The Lazy Programmer

April 17, 2008

Benchmarking stack_array<T>

Filed under: C#,Programming — ferruccio @ 10:45 pm
Tags: , ,

In my last post I presented a stack_array template/macro combination that I use to create dynamically sized arrays on the stack. By allocating the space on the stack we get the dual benefits of not having to worry about freeing memory and better performance. I knew the performance had to be better, but how much better? Would I have been better off just using STL vectors?

I decided to do some empirical testing, so I put together a small benchmark. This benchmark runs two tests against four different array types.

The two tests are:

  1. The function is called in an environment where no heap allocations are taking place (outside of the array allocation, when applicable).
  2. The function is called in an environment where there is heavy heap allocation/deallocation going on, thereby fragmenting the heap.

And the four array types are:

  1. A fixed size C array of chars as a control.
  2. A stack_array<char>.
  3. A vector<char>.
  4. An explicitly allocated char*.

You can get the benchmark code here.

I ran the benchmark on a laptop with a 2GHz Pentium-M and got these results:

[test1] control: 3756 msec
[test1] stack array: 5518 msec
[test1] vector: 108696 msec
[test1] heap allocation: 23113 msec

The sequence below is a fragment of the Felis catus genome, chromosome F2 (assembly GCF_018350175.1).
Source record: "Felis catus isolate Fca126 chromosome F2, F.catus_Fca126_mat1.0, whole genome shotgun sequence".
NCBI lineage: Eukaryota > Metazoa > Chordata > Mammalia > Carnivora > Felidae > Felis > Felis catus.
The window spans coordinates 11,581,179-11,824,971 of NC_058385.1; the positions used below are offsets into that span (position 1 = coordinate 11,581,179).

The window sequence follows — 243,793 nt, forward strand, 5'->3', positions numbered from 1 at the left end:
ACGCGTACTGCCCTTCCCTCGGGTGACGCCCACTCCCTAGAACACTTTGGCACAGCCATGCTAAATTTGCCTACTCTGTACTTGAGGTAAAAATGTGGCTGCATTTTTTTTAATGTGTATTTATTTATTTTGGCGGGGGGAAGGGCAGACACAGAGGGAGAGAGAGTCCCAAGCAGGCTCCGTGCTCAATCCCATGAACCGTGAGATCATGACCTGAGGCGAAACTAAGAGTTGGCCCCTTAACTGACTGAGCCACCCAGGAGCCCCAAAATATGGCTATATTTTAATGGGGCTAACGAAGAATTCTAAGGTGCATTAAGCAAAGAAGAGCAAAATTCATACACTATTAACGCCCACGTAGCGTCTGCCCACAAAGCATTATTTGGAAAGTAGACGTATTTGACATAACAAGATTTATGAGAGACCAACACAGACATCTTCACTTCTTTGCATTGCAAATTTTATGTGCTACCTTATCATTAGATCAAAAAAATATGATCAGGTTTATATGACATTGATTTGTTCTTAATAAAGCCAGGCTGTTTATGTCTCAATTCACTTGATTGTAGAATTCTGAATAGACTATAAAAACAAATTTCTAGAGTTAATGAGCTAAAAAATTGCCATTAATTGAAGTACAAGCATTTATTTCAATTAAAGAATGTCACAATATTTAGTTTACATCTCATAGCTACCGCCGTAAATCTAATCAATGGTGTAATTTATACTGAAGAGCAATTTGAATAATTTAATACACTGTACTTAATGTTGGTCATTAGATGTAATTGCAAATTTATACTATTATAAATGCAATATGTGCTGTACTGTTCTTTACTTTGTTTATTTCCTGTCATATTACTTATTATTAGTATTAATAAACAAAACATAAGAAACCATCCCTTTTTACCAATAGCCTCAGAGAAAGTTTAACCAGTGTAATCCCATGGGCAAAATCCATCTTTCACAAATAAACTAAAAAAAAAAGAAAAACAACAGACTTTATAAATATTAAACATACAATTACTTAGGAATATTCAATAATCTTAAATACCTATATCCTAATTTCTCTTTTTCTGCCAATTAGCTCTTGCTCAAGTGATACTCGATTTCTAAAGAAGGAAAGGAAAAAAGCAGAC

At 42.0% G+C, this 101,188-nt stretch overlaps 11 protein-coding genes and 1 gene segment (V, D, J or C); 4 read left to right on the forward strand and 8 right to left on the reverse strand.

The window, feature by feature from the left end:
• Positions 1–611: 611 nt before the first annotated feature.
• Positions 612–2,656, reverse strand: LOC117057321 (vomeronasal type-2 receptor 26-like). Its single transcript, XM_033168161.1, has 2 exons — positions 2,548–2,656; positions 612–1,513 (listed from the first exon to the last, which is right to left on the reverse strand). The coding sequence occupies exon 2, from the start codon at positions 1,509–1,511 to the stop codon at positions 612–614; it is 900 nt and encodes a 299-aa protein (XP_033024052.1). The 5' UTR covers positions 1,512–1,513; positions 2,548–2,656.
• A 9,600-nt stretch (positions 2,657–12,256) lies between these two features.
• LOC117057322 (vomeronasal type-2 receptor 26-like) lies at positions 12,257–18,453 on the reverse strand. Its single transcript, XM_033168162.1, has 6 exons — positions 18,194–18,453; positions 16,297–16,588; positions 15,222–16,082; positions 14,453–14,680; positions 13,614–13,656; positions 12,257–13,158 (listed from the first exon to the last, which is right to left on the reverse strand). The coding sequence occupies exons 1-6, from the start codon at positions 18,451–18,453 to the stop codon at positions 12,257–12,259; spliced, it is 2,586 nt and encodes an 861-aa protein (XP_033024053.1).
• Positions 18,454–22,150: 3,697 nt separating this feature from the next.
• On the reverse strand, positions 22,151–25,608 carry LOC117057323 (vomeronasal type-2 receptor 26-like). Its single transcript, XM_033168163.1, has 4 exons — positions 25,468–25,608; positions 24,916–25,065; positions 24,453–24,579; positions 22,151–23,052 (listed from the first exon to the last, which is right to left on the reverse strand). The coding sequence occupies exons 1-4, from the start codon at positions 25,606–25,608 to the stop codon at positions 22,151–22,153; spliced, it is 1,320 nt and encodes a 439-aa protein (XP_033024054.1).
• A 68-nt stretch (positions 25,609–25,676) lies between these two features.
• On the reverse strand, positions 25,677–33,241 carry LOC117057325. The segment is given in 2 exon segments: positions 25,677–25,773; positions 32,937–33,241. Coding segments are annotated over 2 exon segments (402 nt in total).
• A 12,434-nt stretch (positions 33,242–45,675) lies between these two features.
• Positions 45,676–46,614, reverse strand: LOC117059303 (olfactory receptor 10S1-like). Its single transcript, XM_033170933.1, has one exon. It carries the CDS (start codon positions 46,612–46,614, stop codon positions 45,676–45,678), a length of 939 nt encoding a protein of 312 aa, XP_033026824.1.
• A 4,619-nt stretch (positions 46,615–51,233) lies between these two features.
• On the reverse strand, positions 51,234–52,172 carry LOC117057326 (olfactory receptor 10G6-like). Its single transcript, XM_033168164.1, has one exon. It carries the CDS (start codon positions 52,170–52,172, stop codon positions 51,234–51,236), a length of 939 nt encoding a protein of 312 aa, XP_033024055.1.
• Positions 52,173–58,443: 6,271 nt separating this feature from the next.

[test2] control: 44274 msec
[test2] stack array: 48289 msec
[test2] vector: 161001 msec
[test2] heap allocation: 67417 msec

This benchmark tests the time it takes to create and destroy each type of array, nothing else. Well, the second test also measures the time it takes to do all the memory allocations and deallocation used to fragment memory. That is why each test run is started with a call to srand(1). This guarantees each test will use the exact same set of pseudo-random numbers.

Each test function is called 100 million times. This was necessary because of the sheer speed of today’s machines. I started with test runs of 10,000 and got results very close to zero for all tests. Until I tried at least one million iterations, the results seemed too close to each other for statistical comfort.

The stack_array times were comparable to the controls, which is what I expected. The only real surprise to me here was how badly the vector tests did in comparison with the direct heap allocation tests. I would have expected them to be a lot closer.

I think the stack_array is worth keeping around.


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